He just said he loves me!
Raymond suddenly knelt on one knee.
“God, please help me, I don’t need to court you, Nettie. I’m desperately in love with you. I want you to become my wife so we can spend the rest of our seasons on this earth together.”
Bertha and Raymond stood over her.
Nettie’s eyes swept the room, trying to discern what happened. She was on the divan in their living space. Raymond was here. He’d never been in their private quarters. He wasn’t supposed to be here.
“You knew!” She sat up and faced Bertha.
Bertha started laughing. “I think she’s going to be fine, Raymond.”
“Take your time, Nettie. I truly want you to be in control of your faculties when you answer this question.” Raymond brushed at the corner of his mustache. “I fell in love with you the moment I first saw you. I’ll ask you again, will you marry me?”
“I, well, yes.” Nettie struggled to form each word. She had dreamed of this moment for months, but never truly believed it would ever happen.
Raymond tossed his hat in the air, picked Nettie up by the waist and spun her around.
Nettie lost her breath as he swung her through the air and set her back down.
“Raymond, you’re going to kill her before you ever have a chance to marry her.” Bertha admonished.
“I’ll be fine,” Nettie sputtered. “It’s just that this is so unexpected!”
“I’ve nearly died from the desire to tell you.” Bertha hugged her friend. “Raymond made me swear an oath to God that I wouldn’t say anything until he was ready. I hated being deceitful!” She pretended to glower at Raymond.
“You seem to have everything planned out, Mr. Henson. Do you have a plan for our wedding?”
“I was hoping we could marry at Christmastime. It’s my favorite time of all the seasons.” He moved from one foot to the other and back.
“A Christmas wedding? Are you insane? It’s nearly Thanksgiving already.”
“I’ll certainly help,” Bertha chimed in. “I’ve already corresponded with your mother, and she’s busy making your wedding dress.”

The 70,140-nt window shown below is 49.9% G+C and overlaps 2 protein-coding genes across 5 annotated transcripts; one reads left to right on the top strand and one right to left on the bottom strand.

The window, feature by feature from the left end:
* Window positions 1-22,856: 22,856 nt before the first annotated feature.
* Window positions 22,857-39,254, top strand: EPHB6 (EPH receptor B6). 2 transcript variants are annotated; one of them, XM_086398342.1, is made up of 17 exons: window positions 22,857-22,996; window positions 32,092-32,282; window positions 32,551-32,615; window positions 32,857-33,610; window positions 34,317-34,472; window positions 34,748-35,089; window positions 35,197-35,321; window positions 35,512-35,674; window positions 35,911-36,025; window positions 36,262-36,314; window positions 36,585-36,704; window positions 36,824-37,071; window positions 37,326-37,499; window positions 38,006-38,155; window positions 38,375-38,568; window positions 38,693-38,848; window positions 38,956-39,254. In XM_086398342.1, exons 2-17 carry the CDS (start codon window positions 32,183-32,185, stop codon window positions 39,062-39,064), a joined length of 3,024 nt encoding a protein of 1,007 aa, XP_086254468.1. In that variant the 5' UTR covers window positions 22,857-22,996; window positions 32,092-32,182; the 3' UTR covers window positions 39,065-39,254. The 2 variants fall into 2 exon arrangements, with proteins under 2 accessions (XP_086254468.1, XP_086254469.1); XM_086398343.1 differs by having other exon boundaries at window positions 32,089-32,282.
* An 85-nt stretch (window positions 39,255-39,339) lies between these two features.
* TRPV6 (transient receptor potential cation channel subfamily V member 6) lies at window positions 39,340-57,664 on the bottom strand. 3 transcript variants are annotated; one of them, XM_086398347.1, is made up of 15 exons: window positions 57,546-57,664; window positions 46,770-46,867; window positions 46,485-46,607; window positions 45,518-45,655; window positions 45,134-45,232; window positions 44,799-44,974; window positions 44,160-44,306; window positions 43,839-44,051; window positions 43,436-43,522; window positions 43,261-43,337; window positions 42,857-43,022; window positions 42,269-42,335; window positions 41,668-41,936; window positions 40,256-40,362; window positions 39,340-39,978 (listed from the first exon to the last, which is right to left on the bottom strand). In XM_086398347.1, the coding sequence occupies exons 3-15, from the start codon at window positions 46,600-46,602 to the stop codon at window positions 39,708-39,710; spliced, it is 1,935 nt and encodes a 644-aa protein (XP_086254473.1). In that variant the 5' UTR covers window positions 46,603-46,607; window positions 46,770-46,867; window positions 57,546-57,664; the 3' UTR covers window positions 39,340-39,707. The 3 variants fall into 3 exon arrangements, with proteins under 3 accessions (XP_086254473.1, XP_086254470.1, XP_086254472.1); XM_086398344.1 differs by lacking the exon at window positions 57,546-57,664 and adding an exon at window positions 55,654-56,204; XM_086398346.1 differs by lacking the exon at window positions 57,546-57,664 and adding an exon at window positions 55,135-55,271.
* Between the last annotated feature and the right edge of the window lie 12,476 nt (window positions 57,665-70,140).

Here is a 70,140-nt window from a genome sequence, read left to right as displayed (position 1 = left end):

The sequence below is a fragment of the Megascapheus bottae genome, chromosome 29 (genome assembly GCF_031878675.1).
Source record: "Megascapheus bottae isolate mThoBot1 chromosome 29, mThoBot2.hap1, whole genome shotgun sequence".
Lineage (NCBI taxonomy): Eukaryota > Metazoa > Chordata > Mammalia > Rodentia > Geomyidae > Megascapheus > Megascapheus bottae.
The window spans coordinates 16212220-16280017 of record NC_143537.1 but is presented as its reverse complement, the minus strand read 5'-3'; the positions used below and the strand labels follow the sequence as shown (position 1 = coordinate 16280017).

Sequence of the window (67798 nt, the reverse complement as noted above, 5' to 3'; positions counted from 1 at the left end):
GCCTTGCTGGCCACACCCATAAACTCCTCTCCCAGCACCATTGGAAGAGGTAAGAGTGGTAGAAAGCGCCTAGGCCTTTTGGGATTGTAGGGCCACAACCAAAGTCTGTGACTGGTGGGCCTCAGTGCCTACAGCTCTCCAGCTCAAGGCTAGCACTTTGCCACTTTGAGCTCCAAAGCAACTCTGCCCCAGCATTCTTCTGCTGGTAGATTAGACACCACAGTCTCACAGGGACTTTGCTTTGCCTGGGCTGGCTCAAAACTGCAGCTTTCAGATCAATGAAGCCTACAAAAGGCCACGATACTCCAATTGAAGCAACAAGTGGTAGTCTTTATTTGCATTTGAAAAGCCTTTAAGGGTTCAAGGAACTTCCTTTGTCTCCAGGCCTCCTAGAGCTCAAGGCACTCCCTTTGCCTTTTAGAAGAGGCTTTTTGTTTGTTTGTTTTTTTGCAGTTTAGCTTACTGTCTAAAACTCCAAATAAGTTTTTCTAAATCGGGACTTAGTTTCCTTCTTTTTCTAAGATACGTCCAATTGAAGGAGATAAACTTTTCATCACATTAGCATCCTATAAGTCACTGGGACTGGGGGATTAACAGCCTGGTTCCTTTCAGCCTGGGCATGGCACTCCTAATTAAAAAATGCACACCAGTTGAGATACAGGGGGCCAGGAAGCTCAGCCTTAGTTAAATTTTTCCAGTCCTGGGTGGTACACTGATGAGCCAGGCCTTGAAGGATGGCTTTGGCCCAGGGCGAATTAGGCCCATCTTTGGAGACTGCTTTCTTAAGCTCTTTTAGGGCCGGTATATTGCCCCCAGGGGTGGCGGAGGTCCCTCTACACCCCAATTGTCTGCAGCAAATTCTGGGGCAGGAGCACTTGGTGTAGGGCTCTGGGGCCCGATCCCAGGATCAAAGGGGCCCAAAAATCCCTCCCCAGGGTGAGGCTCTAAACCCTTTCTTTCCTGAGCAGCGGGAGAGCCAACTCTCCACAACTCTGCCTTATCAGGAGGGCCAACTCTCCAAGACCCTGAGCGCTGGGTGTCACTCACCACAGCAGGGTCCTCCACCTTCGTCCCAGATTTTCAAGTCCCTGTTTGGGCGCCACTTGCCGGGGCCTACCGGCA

“Who else did you include in my life’s plans?” Nettie said.
“I may have said something to Mabel and Esther.” Bertha grinned.
“The entire town knows, and I’m the very last to hear?”
“Not the whole town, just a few of our closest friends,” Raymond said. “Mr. Stout and Mr. Wilson send their regards.”
“Well, I never!” Nettie was having difficulty processing everything.
“I’m going to leave you two alone now. I truly need to get back to writing the invitations.” Bertha said.
“You’ve started writing the invitations?” Nettie was incredulous. “You were certain I would agree. What if I’d said no?”
“I’d have asked him myself.” Bertha’s laughter followed her down the stairs as she headed to her teacher’s desk.
“It doesn’t worry you to become the wife of a minister?” asked Raymond.
“Why would it?”
“Being a minister’s wife carries many responsibilities. I’m hoping you can find the time to continue teaching if you wish.”
“You mean you’re concerned I can’t do a thousand things each day?”
“Well, yes.” Raymond’s face contorted.
“I’m teasing, Raymond. Mother was dear friends with the pastor’s wife in St. Paul. I’m quite familiar with the new responsibilities I’ll undertake.”
His face softened immediately. “You were God’s choice for me. No man could be more blessed than I am this evening.”
“Will you and Bertha share the date and time with me.”
Raymond took her hands in his. “Nettie, I would love to marry you on Christmas Eve, if that’s acceptable to you.”
“I would love to marry you on Christmas Eve. It’s my favorite of the seasons, too.”
Raymond stood staring down into Nettie’s dark, hazel eyes. He leaned in.
She closed her eyes as the gentle kiss brushed her lips. The shiver ran from the top of her head to the tips of her toes. She had never kissed a man before, except for her father, of course, and that was on the cheek.